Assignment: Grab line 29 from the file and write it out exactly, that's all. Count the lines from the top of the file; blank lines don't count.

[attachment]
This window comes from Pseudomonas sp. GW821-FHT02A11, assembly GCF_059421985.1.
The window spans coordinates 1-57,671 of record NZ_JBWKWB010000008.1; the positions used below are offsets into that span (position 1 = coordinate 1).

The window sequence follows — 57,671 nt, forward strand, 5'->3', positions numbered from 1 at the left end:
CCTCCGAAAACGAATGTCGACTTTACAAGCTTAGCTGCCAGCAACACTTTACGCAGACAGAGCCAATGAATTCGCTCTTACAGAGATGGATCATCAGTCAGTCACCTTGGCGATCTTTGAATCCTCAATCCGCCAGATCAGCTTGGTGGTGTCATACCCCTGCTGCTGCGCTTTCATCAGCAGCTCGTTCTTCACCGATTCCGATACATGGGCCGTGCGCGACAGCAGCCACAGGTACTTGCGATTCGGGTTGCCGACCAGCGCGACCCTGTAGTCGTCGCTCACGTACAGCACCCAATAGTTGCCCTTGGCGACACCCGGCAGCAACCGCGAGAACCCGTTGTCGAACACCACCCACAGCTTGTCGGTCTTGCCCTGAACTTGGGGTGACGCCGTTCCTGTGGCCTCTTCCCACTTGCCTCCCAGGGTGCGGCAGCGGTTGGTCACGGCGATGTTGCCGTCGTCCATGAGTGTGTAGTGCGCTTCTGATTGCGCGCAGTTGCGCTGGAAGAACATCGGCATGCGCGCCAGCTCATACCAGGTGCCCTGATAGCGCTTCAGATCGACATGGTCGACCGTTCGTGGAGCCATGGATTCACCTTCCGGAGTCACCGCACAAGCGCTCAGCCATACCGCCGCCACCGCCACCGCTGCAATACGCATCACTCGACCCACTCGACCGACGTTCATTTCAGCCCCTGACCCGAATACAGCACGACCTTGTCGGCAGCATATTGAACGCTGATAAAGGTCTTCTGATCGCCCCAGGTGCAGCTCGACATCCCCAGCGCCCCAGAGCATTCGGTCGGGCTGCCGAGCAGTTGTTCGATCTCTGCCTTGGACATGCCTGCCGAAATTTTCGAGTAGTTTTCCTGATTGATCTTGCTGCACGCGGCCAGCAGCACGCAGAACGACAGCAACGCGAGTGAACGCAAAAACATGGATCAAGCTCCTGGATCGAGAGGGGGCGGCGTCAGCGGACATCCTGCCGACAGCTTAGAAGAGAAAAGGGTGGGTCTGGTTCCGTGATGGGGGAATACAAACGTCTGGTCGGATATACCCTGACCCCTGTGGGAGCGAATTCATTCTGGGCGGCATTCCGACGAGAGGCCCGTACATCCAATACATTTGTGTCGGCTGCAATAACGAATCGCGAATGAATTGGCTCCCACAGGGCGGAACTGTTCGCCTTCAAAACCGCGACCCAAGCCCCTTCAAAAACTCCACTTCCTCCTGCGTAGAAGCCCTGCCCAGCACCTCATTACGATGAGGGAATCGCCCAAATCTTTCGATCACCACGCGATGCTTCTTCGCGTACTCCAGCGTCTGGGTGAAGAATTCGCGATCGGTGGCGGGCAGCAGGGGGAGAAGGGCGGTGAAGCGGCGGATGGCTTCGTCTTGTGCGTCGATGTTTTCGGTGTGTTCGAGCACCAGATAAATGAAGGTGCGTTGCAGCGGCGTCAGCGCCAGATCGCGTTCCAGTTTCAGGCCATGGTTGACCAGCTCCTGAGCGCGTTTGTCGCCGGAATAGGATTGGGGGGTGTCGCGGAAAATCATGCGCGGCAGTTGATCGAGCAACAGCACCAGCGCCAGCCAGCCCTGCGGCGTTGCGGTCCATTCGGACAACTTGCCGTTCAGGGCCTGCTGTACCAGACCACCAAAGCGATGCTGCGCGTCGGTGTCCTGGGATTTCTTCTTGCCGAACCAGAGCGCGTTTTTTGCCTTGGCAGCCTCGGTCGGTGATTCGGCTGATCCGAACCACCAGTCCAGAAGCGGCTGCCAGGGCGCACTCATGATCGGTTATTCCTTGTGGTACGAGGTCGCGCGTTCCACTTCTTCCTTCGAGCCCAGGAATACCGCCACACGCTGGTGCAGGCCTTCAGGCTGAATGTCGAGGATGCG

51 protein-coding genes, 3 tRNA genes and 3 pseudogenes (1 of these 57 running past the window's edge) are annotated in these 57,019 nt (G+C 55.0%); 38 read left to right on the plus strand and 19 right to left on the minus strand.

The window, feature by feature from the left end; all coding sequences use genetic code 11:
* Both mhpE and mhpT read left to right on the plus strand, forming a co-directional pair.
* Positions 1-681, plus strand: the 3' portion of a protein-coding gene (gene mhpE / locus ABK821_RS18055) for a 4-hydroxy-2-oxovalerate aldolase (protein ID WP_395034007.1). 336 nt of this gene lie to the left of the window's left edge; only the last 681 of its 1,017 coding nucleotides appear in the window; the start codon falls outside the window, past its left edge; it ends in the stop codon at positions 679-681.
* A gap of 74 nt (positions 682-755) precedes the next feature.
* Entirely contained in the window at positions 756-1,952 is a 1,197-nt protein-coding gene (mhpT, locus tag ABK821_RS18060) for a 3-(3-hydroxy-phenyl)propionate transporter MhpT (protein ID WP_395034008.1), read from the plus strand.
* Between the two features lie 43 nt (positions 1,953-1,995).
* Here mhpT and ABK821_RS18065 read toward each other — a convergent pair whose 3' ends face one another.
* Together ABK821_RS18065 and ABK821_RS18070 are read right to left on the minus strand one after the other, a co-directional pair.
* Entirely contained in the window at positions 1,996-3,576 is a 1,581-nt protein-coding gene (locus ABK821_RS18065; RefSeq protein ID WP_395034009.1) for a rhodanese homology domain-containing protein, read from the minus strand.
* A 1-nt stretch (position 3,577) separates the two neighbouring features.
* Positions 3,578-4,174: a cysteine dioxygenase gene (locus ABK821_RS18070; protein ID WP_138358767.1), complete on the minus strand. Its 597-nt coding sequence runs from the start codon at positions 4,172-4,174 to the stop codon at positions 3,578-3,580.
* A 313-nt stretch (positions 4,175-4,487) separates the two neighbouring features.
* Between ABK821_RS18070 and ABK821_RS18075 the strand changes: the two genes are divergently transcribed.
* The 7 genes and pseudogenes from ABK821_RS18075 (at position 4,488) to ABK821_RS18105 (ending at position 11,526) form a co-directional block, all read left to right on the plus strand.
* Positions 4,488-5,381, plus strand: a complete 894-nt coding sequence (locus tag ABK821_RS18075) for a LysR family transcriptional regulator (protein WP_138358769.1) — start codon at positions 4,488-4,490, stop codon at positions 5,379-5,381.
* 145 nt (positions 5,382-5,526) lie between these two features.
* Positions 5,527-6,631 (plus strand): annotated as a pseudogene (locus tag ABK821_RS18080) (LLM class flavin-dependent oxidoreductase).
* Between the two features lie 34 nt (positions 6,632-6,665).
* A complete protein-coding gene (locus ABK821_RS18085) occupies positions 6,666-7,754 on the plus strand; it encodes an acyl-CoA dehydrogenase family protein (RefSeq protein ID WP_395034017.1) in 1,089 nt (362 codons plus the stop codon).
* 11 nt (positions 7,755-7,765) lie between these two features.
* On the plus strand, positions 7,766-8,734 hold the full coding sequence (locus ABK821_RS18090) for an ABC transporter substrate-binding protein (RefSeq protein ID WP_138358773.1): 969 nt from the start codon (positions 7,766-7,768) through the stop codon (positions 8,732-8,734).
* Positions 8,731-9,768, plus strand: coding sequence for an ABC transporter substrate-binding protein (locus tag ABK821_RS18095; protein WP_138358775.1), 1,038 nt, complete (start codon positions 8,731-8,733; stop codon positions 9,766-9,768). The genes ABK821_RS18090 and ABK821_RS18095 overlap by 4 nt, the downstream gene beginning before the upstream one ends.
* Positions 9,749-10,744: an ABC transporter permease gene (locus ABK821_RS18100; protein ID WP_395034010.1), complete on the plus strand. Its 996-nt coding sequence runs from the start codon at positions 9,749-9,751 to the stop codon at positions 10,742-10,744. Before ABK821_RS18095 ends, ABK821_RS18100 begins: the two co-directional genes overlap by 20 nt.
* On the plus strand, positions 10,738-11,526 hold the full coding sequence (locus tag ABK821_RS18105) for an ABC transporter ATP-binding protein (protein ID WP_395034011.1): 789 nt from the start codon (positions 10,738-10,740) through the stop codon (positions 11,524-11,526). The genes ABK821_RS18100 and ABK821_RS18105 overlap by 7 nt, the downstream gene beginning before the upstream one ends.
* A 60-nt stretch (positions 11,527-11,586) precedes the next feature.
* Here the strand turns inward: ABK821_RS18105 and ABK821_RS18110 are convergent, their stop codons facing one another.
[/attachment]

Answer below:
* On the plus strand, positions 10,738-11,526 hold the full coding sequence (locus tag ABK821_RS18105) for an ABC transporter ATP-binding protein (protein ID WP_395034011.1): 789 nt from the start codon (positions 10,738-10,740) through the stop codon (positions 11,524-11,526). The genes ABK821_RS18100 and ABK821_RS18105 overlap by 7 nt, the downstream gene beginning before the upstream one ends.